If an Israeli citizen hadn't been killed Tuesday at the Erez border crossing, one could have said that the first Israeli victim of this war was the deputy defense minister.
Prime Minister Benjamin Netanyahu did what he had to do when he fired Danny Danon, who rudely and insolently attacked him and criticized the policy of his defense minister, Moshe Ya'alon.
Some will say that Netanyahu was just waiting for an opportunity to get rid of Danon. If that's true – and it is true – he found a good reason. When it involved political issues, it was annoying, troubling, but tolerable. But not when it involves security-related issues, in the midst of a war, as the deputy minister in the ministry he is criticizing.
If it were possible, Danon would not be the only one Netanyahu would fire. If it were possible and would not jeopardize his government, he would also fire Foreign Minister Avigdor Lieberman.
We have probably never seen such a thing before, not even in wars with less national agreement than in the current operation: In the midst of a battle, while IDF soldiers are deployed on the outskirts of Gaza, the foreign minister convenes a press conference in which he refers to Netanyahu's policy as tormented, hesitant and uncertain.
Lieberman, who is a cabinet member and a senior partner in the coalition, presents a different stance which contradicts the one the cabinet decided on several hours earlier, and that is to go all the way – in other words, to occupy the entire Gaza Strip and control it.
Lieberman and Danon are not the only ones. Naftali Bennett too, until the cabinet vote, did not miss an opportunity to express his dissatisfaction with the handling of the operation in public.
The criticism against the prime minister came from members of his own party as well, including some of his senior minister. One by one, they stuck their finger out, checking in which direction the wind is blowing, and joined the critics. It was as if the hours in which Israel held fire and gave the world an opportunity to see where Hamas is headed changed the face of the battle and dealt a critical blow to Israel's deterrence.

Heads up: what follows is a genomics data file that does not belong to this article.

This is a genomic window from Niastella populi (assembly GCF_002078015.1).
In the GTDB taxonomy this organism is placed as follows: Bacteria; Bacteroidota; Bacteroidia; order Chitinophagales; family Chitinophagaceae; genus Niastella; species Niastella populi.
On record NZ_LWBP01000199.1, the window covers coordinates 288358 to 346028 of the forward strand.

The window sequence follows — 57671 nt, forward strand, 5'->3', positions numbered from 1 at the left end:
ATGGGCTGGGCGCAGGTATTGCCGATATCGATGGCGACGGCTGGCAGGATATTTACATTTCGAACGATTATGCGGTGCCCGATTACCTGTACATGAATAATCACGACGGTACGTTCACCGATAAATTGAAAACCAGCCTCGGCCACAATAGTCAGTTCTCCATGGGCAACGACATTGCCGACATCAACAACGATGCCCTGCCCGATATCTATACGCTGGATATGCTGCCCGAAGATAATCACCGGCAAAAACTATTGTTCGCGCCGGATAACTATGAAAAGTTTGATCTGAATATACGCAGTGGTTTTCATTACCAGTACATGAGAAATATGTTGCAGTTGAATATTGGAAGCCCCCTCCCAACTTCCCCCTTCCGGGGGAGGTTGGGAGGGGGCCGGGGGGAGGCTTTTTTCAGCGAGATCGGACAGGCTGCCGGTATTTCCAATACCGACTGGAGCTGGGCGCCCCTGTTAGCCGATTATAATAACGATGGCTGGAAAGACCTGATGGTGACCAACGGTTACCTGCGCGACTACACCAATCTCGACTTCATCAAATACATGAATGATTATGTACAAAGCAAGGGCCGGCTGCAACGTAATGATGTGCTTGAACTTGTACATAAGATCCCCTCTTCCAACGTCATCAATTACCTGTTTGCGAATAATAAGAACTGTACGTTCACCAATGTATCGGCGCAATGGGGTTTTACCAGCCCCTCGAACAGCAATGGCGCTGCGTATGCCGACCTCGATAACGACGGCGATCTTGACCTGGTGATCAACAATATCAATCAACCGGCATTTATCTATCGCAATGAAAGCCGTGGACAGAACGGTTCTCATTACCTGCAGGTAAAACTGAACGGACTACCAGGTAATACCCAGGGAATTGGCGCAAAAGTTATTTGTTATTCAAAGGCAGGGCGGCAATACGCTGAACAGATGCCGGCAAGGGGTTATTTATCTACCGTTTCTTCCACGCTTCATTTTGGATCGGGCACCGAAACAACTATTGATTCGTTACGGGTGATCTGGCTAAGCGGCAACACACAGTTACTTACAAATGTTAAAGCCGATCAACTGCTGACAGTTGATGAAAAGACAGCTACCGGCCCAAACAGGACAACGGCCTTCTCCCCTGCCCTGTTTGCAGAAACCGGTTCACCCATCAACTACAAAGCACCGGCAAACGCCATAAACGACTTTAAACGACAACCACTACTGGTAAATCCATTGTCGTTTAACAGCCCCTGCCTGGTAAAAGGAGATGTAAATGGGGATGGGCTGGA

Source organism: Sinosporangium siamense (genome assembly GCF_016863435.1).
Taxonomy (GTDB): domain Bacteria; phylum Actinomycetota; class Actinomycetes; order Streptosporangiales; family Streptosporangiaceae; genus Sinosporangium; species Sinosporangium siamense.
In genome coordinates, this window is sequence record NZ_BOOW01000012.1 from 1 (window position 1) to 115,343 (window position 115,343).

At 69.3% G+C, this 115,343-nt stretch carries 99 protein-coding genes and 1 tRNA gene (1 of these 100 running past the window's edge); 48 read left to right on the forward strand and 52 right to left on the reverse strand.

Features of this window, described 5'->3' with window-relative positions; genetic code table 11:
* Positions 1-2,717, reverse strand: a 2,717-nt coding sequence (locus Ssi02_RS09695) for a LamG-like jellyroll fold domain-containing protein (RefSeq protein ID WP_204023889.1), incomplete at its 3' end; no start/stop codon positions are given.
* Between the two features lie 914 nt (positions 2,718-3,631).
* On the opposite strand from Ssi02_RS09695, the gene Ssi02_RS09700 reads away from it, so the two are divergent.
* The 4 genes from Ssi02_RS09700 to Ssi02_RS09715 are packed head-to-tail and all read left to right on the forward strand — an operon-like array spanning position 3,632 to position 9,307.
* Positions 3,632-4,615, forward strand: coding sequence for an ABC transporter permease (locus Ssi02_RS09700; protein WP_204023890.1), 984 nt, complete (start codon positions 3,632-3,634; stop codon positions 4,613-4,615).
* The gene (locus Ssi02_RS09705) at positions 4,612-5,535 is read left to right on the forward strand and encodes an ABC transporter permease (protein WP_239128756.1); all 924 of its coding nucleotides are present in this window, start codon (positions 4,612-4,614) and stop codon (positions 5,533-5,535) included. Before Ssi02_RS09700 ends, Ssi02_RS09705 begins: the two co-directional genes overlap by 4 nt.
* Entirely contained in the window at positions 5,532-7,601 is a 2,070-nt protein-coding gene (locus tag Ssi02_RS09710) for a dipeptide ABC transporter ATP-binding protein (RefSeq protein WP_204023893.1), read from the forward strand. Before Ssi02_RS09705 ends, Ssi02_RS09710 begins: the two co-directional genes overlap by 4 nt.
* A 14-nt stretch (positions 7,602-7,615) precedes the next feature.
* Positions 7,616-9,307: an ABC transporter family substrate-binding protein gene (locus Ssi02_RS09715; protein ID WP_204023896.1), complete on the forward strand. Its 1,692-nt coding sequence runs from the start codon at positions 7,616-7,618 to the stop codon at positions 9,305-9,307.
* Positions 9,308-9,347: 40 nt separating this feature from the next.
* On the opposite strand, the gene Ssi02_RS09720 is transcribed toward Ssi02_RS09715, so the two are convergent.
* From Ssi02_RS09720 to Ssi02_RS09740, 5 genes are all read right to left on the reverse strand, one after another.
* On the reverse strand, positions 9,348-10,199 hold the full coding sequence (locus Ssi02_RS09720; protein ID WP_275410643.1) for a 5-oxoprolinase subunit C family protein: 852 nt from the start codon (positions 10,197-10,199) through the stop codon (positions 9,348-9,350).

Excuse me, but aren't we a bit confused? With this great force waiting, prepared to enter Gaza, and an air force which has been crushing the Strip for a week, has our power of deterrence suffered in any way because of a few hours of a ceasefire?
This hysteria over Israel's deterrence abilities is so miserable and pathetic. It conveys so much insecurity, so much infertile and unnecessary machismo. Does anyone think we can't afford a few hours of holding fire? Isn't it better to be sure that we have utilized every security-related and diplomatic mean to the fullest before sending the IDF in?
Netanyahu did the right thing when he agreed to hold fire. This is a decision one cannot lose in: If he did it because he thought Hamas would reject it anyway, then he was also right and also scored some points in the international arena, that same arena we claim he doesn't know how to maintain. And if he did it because he thought Hamas would hold fire and prefer to reach understandings, what's wrong with that?
It's time for us to stop deluding ourselves. There are only two options for ceasing the fire: Trying to reach understandings and agreements like in Operation Pillar of Defense and more than that, or occupying the entire Gaza Strip and controlling it. Now each one of us should consider whether he or she is prepared to have the IDF reoccupy the Strip and regain control of its 1.8 million citizens.
Netanyahu did a courageous thing on Tuesday when he accepted a ceasefire against the opinion of his natural camp. This isn't a simple thing for a person who has mostly made survival-related decisions until now. The prime minister likely understands, in the clearest and most profound manner, that the responsibility lies on his shoulders.
Because who will take responsibility for a ground operation which is unlikely to be efficient, and which will claim dozens and maybe even hundreds of victims on both sides? Who, Danny Danon?